For Bedford/St. Martin's, all three are coauthors of The Business Writer's Handbook (2006); Handbook of Technical Writing (2006); The Business Writer's Companion (2005); and The Technical Writer's Companion (2002).
Table of Contents
PART I. THE WRITING PROCESS 1. Getting Ready *At a Glance: The Writing Process Writing Systematically: An Introduction and Case Study *Voices from the Workplace Writing for Results Summary: Getting Started
2. Organizing Your Information *At a Glance: Organization Voices from the Workplace Outlining Essential Organizing Patterns Summary: Organizing Your Information
3. Writing the Draft *At a Glance: Drafting *Voices from the Workplace Time-Management Tactics Keeping Your Audience in Mind Development Strategies Writing an Opening Writing a Closing Case Study: Drafting the Lifemaker Brochure Summary: Writing the Draft
4. Revising the Draft *At a Glance: Revision *Voices from the Workplace Content and Organization Coherence Emphasis Point of View Language Proofreading Physical Appearance Case Study: Revising the Lifemaker Brochure Summary: Revising the Draft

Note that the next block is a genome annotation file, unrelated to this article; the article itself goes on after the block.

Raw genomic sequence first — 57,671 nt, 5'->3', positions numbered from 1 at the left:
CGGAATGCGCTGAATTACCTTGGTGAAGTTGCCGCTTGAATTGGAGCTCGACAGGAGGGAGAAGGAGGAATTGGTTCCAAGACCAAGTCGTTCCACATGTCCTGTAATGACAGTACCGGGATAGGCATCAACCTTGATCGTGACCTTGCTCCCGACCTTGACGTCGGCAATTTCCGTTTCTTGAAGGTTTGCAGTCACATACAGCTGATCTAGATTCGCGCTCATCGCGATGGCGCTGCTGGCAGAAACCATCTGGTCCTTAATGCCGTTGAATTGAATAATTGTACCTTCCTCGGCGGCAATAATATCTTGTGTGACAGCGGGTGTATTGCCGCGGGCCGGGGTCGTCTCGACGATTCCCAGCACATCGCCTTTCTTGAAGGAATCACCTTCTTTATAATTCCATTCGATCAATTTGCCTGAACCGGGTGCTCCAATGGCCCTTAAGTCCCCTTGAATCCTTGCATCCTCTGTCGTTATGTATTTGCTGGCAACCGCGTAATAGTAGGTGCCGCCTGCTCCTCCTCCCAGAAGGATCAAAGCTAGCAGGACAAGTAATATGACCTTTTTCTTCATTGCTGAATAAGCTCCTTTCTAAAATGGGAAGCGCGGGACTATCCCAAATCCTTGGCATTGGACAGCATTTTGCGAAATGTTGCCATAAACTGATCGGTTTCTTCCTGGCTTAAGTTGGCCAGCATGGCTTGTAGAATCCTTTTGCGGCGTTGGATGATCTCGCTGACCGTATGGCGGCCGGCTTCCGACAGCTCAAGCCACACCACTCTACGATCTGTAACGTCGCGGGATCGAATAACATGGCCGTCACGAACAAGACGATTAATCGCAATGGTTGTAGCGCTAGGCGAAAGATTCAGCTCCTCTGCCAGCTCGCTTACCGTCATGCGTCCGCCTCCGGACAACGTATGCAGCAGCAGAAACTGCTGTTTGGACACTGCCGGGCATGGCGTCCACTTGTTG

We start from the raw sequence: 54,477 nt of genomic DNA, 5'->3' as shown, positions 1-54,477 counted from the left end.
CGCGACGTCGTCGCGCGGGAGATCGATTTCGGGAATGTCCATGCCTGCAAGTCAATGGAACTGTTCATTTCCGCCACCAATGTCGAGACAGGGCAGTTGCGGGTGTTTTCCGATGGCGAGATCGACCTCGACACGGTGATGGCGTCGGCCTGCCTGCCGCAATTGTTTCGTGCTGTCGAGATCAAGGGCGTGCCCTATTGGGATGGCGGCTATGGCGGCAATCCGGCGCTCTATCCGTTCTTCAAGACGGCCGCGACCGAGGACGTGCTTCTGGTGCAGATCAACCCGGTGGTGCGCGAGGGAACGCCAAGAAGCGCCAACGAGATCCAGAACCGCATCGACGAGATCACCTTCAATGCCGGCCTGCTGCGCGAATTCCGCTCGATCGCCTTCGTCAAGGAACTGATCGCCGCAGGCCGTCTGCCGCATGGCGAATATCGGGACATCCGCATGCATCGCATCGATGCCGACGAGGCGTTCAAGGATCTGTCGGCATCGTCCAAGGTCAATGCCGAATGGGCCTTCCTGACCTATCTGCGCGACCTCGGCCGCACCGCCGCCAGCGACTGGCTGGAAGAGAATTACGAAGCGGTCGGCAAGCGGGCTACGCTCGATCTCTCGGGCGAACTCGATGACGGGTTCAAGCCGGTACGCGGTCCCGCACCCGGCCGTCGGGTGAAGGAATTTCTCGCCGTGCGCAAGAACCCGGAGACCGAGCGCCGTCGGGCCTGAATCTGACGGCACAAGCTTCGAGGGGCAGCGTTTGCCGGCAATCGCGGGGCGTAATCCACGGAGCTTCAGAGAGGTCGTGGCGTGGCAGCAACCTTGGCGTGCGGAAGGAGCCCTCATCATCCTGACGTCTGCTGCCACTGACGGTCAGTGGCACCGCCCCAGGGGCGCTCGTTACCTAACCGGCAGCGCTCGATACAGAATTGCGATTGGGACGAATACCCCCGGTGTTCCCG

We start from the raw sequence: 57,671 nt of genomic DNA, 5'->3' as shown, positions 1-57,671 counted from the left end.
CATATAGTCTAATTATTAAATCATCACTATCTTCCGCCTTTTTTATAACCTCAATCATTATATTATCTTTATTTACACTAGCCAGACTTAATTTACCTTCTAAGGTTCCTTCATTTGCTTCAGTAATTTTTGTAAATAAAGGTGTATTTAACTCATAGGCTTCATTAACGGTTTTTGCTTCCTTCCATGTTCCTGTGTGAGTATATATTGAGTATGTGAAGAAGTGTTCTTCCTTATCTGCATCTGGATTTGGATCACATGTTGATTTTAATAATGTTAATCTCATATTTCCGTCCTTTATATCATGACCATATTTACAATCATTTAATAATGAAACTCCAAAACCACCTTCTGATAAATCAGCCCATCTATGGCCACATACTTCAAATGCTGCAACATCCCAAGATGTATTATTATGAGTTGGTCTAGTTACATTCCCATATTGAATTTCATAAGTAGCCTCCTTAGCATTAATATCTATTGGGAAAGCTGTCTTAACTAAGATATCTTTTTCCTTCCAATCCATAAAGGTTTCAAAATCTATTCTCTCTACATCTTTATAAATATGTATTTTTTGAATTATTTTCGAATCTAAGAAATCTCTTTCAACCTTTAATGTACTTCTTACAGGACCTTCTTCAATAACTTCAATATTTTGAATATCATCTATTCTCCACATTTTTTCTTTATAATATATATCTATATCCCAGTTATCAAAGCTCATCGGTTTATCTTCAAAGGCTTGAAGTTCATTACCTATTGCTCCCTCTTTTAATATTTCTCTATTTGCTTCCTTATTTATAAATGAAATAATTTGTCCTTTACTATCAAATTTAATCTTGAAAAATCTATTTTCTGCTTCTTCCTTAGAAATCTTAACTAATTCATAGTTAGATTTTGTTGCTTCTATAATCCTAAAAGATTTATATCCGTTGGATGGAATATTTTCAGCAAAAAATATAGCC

PART II. ESSENTIAL SKILLS: COLLABORATION, RESEARCH, AND DESIGN 5. Collaborative Writing *At a Glance: Collaboration *Voices from the Workplace Advantages and Disadvantages of Collaborative Writing Functions of the Collaborative Writing Team The Role of Conflict in Collaborative Writing Leading a Collaborative Writing Team Collaborating with Other Departments Summary: Collaborative Writing